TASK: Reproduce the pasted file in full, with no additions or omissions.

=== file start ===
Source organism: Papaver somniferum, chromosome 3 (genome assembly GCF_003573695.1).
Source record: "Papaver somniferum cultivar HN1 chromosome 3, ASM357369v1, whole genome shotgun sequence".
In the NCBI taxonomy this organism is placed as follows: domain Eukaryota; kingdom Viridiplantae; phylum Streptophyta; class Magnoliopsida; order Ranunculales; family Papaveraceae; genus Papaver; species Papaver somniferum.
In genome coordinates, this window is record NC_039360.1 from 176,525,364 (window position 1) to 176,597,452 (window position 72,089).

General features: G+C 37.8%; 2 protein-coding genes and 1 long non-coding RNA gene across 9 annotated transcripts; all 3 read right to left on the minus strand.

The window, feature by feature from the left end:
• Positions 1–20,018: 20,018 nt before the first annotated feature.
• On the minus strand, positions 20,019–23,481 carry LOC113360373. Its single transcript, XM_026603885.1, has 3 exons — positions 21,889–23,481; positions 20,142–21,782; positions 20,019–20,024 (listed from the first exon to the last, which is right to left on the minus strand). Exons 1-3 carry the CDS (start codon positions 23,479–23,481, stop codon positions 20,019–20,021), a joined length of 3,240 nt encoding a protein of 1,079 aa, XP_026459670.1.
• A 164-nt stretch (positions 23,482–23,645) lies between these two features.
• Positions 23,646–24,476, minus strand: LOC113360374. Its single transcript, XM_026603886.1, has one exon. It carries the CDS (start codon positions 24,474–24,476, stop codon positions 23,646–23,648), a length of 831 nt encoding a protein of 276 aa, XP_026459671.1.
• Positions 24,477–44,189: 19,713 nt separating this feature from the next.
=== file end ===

Source organism: Papaver somniferum, chromosome 3 (genome assembly GCF_003573695.1).
Source record: "Papaver somniferum cultivar HN1 chromosome 3, ASM357369v1, whole genome shotgun sequence".
In the NCBI taxonomy this organism is placed as follows: domain Eukaryota; kingdom Viridiplantae; phylum Streptophyta; class Magnoliopsida; order Ranunculales; family Papaveraceae; genus Papaver; species Papaver somniferum.
In genome coordinates, this window is record NC_039360.1 from 176,525,364 (window position 1) to 176,597,452 (window position 72,089).

General features: G+C 37.8%; 2 protein-coding genes and 1 long non-coding RNA gene across 9 annotated transcripts; all 3 read right to left on the minus strand.

The window, feature by feature from the left end:
• Positions 1–20,018: 20,018 nt before the first annotated feature.
• On the minus strand, positions 20,019–23,481 carry LOC113360373. Its single transcript, XM_026603885.1, has 3 exons — positions 21,889–23,481; positions 20,142–21,782; positions 20,019–20,024 (listed from the first exon to the last, which is right to left on the minus strand). Exons 1-3 carry the CDS (start codon positions 23,479–23,481, stop codon positions 20,019–20,021), a joined length of 3,240 nt encoding a protein of 1,079 aa, XP_026459670.1.
• A 164-nt stretch (positions 23,482–23,645) lies between these two features.
• Positions 23,646–24,476, minus strand: LOC113360374. Its single transcript, XM_026603886.1, has one exon. It carries the CDS (start codon positions 24,474–24,476, stop codon positions 23,646–23,648), a length of 831 nt encoding a protein of 276 aa, XP_026459671.1.
• Positions 24,477–44,189: 19,713 nt separating this feature from the next.